That is where I come in. My mission in this lifetime is to bring this treatment to each of you in a way that you can use it to empower and heal yourself. Because there are multiple ways of peeling this onion, we need to put take each layer and go slowly. Every post I will go through some technique or application that I feel would be useful for you to do at home. To begin, I will  give you a mind/body writing exercise to to help you focus on your physical, emotional and cognitive history.  A body map in a sense that you can use to detail your bodily experience through specific times in your life. This exercise might also help you get adjusted to the present tense at the same time as giving some credit to the past even though it might be painful. Before you begin, you should know that this process will or could unleash some emotions, but please try and welcome them  as they are releasing from your system and can be addressed more easily in the present moment. One last word before we begin. In giving you any kind of therapeutic help/tips, I in no way intend to cure, treat or heal  any one person. I am not acting as your therapist nor am I advising or prescribing any treatment to anyone but merely suggesting these exercises have been helpful for numerous clientele. I am sharing these with you first hand because of Angela and her network of fierce women. I hope you understand, however if you should have or want an emotional release bodywork session or wish to contact me, I am available for appointments by phone, skype and in person in my San Francisco office during the weekdays Monday through Friday 9-5.


NOW- to get you started on the road to recovery, we are going to begin with a body map, both physical and emotional.

“Seeing is believing but feeling, now that is exceptional. ” als

1)PHYSICAL BODY MAPPING JOURNEY™ exercise by Alison Leigh, MFT

Take out a sheet of paper and write down your “physical body journey”. This is  a chronology of your body from the very beginning of time. It includes *facts* not feelings. It also includes *objectivity* , meaning your describing a narrative of what you saw from a perspective *about* your body. Similar to your seeing your body from another perspective. In other words, you didn’t feel it, but you saw it, you observed it. “I saw my body growing, I saw my body moving faster than the boys, “i noticed my  physical appearance as (insert here). It might sound something like,  “my body came out of my mom at 7.4 lbs”. “When i was 8, i remember jumping, climbing trees and running around with my brother”. Write down your active moments, your non-active times, and everytime in between. Write down times you or another used or abused your body. “she did this to me, or he did that to me”.  Or, perhaps you were inactive but used your body to do simple things, like play board games.  It may sound like this, “I remember playing chess with my grandfather but I was not into sports much”. Remember to include physical injuries and how they made you feel plus physical victories, (do you remember getting taller?  Stronger? Sexier?). If you find this exercise too overwhelming, then just choose one year of your life or maybe even one day.  You could choose a decade or from a particular age like 13-20, or your entire 35th year. So, again, you are writing from *just* a physical bodily perspective. It would be as if your body was talking and writing the story herself.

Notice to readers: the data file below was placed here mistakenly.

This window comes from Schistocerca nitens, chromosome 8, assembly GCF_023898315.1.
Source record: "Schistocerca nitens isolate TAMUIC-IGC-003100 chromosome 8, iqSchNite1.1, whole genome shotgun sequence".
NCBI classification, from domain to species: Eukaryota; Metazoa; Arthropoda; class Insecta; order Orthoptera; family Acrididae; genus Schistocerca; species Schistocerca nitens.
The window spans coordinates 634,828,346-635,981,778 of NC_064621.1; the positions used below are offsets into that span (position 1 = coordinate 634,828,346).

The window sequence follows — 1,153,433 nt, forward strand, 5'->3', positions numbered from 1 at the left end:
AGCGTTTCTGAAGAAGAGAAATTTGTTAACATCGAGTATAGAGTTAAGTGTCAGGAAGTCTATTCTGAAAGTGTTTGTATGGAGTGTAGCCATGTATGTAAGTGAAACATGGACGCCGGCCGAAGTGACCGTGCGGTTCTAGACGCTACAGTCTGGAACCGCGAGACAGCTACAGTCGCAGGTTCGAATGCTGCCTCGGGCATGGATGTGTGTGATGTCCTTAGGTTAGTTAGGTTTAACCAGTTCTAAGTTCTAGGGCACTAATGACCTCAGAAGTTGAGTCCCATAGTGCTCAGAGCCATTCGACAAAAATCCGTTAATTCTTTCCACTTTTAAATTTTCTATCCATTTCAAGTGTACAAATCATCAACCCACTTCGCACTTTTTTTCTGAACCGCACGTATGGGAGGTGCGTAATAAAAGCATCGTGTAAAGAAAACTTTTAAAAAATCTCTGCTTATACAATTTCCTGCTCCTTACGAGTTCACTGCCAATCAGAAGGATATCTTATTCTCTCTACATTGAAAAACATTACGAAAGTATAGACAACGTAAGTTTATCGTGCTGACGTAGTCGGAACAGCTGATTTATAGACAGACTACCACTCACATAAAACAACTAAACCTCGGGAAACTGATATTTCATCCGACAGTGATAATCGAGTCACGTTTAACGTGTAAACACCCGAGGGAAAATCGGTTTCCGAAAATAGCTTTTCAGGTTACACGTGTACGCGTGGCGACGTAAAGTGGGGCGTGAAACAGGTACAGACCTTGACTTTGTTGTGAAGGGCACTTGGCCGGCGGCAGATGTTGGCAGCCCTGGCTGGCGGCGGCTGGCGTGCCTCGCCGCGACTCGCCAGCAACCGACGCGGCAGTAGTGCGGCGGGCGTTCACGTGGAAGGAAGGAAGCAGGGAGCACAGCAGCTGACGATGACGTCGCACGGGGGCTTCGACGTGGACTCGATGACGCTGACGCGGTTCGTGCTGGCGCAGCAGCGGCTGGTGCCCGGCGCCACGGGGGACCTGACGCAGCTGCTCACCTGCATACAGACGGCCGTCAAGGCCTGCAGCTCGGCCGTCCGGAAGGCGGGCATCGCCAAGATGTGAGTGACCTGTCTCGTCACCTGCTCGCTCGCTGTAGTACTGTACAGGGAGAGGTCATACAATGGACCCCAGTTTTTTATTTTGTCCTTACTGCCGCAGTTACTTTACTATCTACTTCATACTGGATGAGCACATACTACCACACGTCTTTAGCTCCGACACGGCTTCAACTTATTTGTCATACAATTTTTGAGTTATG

2) After you are done, email it to me or a friend and discuss. You would be surprised how much you get out of this exercise.(

3) EMOTIONAL BODY MAPPING JOURNEY exercise™ by Alison Leigh, MFT

Now, I would like you to do the same here, but this time, either choose the same time period as you did earlier, or you can choose a new one. Describe in detail the emotional body feelings you had during that time. You might say something like, “I felt hopeless, I had feelings of despair”. Or you might say, “It was the first time in my life I felt love and I felt it all over my body”. Remember to note *where* in your body you felt it. People feel their feelings everywhere or sometimes in a specific place. Even, sometimes they don’t or can’t locate them. That is okay. Try anyway. If that doesn’t work, you can just say, “I felt it but didn’t know where”. In contrast, there are feelings that aren’t felt, called, “numbness”. That is where you might tend to disappear, dissociate and forget. If that happened, that is okay too. Just stay with that. Don’t try and change the past just note it. Saying what was in the past won’t hurt you now, it just names the fact as it *was* without a label. (unless you put one there) Remember while writing that often times there will be two voices speaking at once. One will be the cognitive (brain) talking. That is the one who tells the story, no matter how you feel, that is the author. Then, there is the emotional body story teller who tells the story of how it feels, instead of *what* happened. Sometimes, the two get mixed up and it’s all confusing. That is why I’m separating them here. This way, you get a fresh perspective on both ends. You will hear from your physical body as well as your cognitive mind. The cognitive mind often times does not get along with the physical body voice so often times people have challenges in that area. Your body’s words might say, “I liked what he was doing to me”, and your cognitive words  might say, “I hated what he was doing”. In anycase, just write down your feelings, and just note your thoughts about that. Should you have any questions, please let me know. Until then, enjoy your process and be open to what you might find. I believe it might help heal you.